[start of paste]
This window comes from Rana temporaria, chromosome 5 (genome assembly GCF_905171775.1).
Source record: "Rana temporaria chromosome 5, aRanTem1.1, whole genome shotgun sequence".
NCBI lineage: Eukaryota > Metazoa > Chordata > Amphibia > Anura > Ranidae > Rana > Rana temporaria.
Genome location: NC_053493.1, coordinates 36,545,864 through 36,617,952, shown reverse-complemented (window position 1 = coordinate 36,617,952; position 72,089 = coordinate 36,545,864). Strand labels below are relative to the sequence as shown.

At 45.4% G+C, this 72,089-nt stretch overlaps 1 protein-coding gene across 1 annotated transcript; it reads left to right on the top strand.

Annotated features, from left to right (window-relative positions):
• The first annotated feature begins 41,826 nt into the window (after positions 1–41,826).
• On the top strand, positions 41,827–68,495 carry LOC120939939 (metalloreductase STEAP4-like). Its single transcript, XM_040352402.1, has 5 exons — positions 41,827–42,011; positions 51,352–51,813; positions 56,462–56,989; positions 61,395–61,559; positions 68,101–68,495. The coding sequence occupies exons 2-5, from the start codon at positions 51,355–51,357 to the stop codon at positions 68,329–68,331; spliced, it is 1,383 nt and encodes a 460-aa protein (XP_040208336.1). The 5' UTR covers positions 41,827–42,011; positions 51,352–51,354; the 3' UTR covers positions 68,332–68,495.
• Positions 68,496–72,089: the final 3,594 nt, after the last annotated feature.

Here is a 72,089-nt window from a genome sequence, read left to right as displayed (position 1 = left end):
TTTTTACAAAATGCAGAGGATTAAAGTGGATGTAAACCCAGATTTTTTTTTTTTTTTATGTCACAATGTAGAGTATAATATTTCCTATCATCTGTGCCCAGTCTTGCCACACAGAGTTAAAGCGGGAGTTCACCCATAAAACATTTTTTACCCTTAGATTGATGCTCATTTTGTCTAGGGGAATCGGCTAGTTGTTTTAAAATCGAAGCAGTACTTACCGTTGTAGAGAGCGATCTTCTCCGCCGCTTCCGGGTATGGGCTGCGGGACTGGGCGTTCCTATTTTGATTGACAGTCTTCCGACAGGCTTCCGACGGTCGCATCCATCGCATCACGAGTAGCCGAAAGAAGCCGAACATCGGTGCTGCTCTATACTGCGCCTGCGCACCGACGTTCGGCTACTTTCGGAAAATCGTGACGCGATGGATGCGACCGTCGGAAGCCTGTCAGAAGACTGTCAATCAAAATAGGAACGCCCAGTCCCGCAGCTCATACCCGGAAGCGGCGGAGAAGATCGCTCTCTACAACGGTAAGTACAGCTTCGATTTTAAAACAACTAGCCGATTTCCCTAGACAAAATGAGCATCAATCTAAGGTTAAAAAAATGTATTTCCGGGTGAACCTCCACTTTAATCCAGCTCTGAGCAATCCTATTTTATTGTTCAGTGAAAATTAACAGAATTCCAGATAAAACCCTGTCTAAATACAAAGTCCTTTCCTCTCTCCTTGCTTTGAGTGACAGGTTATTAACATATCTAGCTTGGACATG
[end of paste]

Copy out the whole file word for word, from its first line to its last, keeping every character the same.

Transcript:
This window comes from Rana temporaria, chromosome 5 (genome assembly GCF_905171775.1).
Source record: "Rana temporaria chromosome 5, aRanTem1.1, whole genome shotgun sequence".
NCBI lineage: Eukaryota > Metazoa > Chordata > Amphibia > Anura > Ranidae > Rana > Rana temporaria.
Genome location: NC_053493.1, coordinates 36,545,864 through 36,617,952, shown reverse-complemented (window position 1 = coordinate 36,617,952; position 72,089 = coordinate 36,545,864). Strand labels below are relative to the sequence as shown.

At 45.4% G+C, this 72,089-nt stretch overlaps 1 protein-coding gene across 1 annotated transcript; it reads left to right on the top strand.

Annotated features, from left to right (window-relative positions):
• The first annotated feature begins 41,826 nt into the window (after positions 1–41,826).
• On the top strand, positions 41,827–68,495 carry LOC120939939 (metalloreductase STEAP4-like). Its single transcript, XM_040352402.1, has 5 exons — positions 41,827–42,011; positions 51,352–51,813; positions 56,462–56,989; positions 61,395–61,559; positions 68,101–68,495. The coding sequence occupies exons 2-5, from the start codon at positions 51,355–51,357 to the stop codon at positions 68,329–68,331; spliced, it is 1,383 nt and encodes a 460-aa protein (XP_040208336.1). The 5' UTR covers positions 41,827–42,011; positions 51,352–51,354; the 3' UTR covers positions 68,332–68,495.
• Positions 68,496–72,089: the final 3,594 nt, after the last annotated feature.

Here is a 72,089-nt window from a genome sequence, read left to right as displayed (position 1 = left end):
TTTTTACAAAATGCAGAGGATTAAAGTGGATGTAAACCCAGATTTTTTTTTTTTTTTATGTCACAATGTAGAGTATAATATTTCCTATCATCTGTGCCCAGTCTTGCCACACAGAGTTAAAGCGGGAGTTCACCCATAAAACATTTTTTACCCTTAGATTGATGCTCATTTTGTCTAGGGGAATCGGCTAGTTGTTTTAAAATCGAAGCAGTACTTACCGTTGTAGAGAGCGATCTTCTCCGCCGCTTCCGGGTATGGGCTGCGGGACTGGGCGTTCCTATTTTGATTGACAGTCTTCCGACAGGCTTCCGACGGTCGCATCCATCGCATCACGAGTAGCCGAAAGAAGCCGAACATCGGTGCTGCTCTATACTGCGCCTGCGCACCGACGTTCGGCTACTTTCGGAAAATCGTGACGCGATGGATGCGACCGTCGGAAGCCTGTCAGAAGACTGTCAATCAAAATAGGAACGCCCAGTCCCGCAGCTCATACCCGGAAGCGGCGGAGAAGATCGCTCTCTACAACGGTAAGTACAGCTTCGATTTTAAAACAACTAGCCGATTTCCCTAGACAAAATGAGCATCAATCTAAGGTTAAAAAAATGTATTTCCGGGTGAACCTCCACTTTAATCCAGCTCTGAGCAATCCTATTTTATTGTTCAGTGAAAATTAACAGAATTCCAGATAAAACCCTGTCTAAATACAAAGTCCTTTCCTCTCTCCTTGCTTTGAGTGACAGGTTATTAACATATCTAGCTTGGACATG